"When I am truly, truly certain," said Jean-Paul Gaultier, "I am obstinate". Lambasted as the 'enfant terrible' of French fashion, the anglophile designer's carefully considered approach, hidden behind a façade of peroxide hair and flippant phrase, is only just becoming recognised for its liberating effect upon young designers.
Born on April 24, in 1952, Jean-Paul grew up in a self-contained Parisian suburb. He spent a large part of his youth skipping school to stay at his grandmother's house, drawing imaginary high fashion collections and listening to the gossip of the ladies of the town who came to her for beauty treatments and tarot readings.
Obsessed with haute couture, the shy ingenu was supported in his design ambitions by his parents - albeit with some reserve - and started his first job on April 24, 1970, working for fashion house Pierre Cardin after school. The position proved an all-consuming passion, and in his own words Jean-Paul "failed brilliantly" after taking his final exams.
A dark period followed, when, as the most junior member of Cardin, Jean-Paul was made redundant because the house was over-staffed. Overcoming this eventually, he worked briefly for Jacques Esterel, where he learnt much of what was to become his signature style, and at the couture house Patou. Returning to Cardin in 1974, he was sent to Manila to represent the company.
His designs proved hugely popular among Philippines" powerful clients, so much so, he says, that the government refused him an exit visa when he wanted to leave. Finally, he claimed that his grandmother had died and went home.
Returning to France in July 1975, Jean-Paul raised the money to present his first collection, with the help of Francis Menuge, the man he has described as the love of his life. It was not until 1978, though, that he received the financial backing to produce his own line.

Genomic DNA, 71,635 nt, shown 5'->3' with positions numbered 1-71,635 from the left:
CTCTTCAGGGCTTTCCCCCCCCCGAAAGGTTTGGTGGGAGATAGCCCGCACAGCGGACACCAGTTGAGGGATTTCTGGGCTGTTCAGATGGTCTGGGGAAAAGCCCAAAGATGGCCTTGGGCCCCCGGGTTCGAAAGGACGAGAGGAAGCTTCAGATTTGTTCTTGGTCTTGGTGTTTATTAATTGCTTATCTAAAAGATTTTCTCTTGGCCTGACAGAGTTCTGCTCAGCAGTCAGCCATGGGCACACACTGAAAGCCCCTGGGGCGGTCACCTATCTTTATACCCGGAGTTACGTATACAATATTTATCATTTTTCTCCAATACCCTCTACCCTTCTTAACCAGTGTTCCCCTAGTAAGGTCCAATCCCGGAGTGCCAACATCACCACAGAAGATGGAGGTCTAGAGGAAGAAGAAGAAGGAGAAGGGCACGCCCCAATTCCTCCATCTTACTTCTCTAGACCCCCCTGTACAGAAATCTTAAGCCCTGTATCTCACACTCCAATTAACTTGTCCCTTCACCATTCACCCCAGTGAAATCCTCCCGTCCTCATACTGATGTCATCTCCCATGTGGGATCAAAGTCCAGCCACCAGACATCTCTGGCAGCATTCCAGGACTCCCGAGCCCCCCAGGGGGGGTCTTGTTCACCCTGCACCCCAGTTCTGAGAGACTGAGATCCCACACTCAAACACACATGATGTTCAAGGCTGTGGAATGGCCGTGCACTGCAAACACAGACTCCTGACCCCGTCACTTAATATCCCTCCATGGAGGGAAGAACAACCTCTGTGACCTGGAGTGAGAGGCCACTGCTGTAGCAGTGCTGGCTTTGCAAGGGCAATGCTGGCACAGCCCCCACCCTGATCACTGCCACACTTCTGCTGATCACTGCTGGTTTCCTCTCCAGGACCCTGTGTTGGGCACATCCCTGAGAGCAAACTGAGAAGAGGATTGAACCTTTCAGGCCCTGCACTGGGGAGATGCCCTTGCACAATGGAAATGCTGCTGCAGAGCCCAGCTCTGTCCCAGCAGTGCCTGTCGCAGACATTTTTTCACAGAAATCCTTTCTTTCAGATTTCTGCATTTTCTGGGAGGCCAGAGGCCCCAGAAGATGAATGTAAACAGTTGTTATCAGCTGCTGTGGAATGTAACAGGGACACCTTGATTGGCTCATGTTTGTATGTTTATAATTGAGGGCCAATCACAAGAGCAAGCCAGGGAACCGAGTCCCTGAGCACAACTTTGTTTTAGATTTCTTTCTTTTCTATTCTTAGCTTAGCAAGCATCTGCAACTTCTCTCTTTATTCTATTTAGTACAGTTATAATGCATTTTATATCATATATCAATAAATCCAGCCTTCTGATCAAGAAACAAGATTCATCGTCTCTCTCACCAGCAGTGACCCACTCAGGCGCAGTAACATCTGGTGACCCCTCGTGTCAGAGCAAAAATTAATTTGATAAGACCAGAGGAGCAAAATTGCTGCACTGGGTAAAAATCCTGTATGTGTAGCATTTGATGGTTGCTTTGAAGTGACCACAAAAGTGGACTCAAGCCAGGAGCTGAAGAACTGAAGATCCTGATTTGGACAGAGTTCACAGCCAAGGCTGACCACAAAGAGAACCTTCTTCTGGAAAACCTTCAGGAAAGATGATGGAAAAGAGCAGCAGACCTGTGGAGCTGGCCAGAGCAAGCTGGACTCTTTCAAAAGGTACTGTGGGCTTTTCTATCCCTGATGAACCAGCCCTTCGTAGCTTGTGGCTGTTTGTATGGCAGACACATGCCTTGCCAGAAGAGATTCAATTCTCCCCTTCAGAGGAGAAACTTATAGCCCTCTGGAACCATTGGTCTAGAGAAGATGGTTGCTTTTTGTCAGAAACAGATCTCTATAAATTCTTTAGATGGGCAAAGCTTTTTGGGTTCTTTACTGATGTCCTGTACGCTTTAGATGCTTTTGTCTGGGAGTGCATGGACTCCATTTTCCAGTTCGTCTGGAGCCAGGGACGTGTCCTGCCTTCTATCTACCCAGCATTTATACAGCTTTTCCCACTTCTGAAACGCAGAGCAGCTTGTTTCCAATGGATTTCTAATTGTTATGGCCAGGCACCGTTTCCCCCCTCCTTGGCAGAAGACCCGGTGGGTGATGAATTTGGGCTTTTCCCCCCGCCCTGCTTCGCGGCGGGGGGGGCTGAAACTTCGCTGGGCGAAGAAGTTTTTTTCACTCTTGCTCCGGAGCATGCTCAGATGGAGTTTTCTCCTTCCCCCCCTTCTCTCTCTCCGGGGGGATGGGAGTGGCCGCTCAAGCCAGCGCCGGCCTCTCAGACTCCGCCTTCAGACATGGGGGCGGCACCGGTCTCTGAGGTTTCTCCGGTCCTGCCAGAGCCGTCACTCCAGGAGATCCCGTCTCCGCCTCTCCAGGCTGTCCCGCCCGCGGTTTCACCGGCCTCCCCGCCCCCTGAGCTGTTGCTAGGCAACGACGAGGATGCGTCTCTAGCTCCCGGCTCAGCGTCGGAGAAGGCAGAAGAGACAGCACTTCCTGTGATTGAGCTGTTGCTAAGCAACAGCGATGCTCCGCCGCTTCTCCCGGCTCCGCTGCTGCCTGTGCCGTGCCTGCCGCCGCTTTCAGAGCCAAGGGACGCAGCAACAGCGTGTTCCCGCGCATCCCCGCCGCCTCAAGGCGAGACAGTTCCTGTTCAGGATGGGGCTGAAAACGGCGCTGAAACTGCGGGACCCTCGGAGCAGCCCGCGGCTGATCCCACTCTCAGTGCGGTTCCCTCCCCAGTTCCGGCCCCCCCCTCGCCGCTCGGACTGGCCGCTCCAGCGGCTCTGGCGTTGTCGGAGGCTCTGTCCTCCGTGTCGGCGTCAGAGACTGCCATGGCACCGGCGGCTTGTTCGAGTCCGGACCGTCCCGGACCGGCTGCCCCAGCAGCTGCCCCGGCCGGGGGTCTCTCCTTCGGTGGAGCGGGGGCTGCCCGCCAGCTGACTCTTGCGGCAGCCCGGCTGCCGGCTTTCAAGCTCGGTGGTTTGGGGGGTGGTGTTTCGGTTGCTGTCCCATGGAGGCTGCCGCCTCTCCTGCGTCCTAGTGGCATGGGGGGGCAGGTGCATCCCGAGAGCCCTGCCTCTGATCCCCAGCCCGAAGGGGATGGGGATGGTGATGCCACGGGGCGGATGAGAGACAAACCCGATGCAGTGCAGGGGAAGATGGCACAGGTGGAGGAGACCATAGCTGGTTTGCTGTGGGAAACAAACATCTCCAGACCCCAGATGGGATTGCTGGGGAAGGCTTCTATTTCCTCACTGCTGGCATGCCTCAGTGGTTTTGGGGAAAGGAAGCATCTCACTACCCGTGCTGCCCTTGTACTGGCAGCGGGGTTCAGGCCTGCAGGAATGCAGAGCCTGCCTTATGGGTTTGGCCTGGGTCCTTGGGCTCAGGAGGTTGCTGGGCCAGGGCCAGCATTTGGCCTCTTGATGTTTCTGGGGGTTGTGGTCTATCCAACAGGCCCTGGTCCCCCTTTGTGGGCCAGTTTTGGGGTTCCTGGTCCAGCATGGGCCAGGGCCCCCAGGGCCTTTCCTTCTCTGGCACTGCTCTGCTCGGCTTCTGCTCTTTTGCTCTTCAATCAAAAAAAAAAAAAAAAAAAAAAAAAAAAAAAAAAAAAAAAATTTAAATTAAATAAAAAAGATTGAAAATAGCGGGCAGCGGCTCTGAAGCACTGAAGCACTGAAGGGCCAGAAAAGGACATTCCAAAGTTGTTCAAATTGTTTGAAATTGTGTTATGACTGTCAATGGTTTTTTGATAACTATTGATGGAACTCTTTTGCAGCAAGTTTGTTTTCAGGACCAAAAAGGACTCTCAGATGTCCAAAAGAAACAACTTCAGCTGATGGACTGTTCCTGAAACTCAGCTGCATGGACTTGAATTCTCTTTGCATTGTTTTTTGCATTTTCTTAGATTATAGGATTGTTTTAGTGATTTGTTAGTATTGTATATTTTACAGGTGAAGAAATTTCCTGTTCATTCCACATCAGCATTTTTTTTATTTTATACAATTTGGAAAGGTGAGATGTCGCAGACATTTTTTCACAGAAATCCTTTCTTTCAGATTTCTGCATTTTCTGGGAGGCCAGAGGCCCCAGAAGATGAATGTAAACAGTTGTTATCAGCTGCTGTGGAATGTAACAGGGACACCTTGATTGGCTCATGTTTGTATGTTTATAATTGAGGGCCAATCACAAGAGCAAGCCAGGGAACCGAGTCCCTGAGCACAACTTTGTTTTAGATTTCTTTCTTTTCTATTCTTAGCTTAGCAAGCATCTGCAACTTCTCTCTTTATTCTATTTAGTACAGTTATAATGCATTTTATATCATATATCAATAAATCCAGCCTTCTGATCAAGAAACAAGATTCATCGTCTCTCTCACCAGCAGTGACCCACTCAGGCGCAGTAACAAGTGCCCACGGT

The platinum blond went on to make the Eighties his own, becoming a part of the pop culture he had so closely followed. Jean-Paul's controversial designs, including dresses for men, and stints as a presenter on camp UK television show Eurotrash confirmed his cult status.
Superstar Madonna certainly agreed, commissioning Jean-Paul in 1990 to design for her Blonde Ambition tour, where he produced outfits including her trademark pointed basque and bra, a look he had previously shown on the catwalk.
In 1997 the controversial Frenchman designed the sumptuous Luc Besson film The Fifth Element, and achieved his childhood dream of releasing his own couture line. And in 2003, fashion house Hermes announced Gaultier would take over as chief designer, the first time in 25 years the creative Frenchman has designed for any label other than his own.
It seems Jean-Paul will always be set against the spirit of his contemporaries. After shaking up the world of fashion as a youth, questioning accepted tenets and originating presentation techniques now built upon by designers such as John Galliano, his couture skills are increasingly rare among the creators who have followed in his footsteps.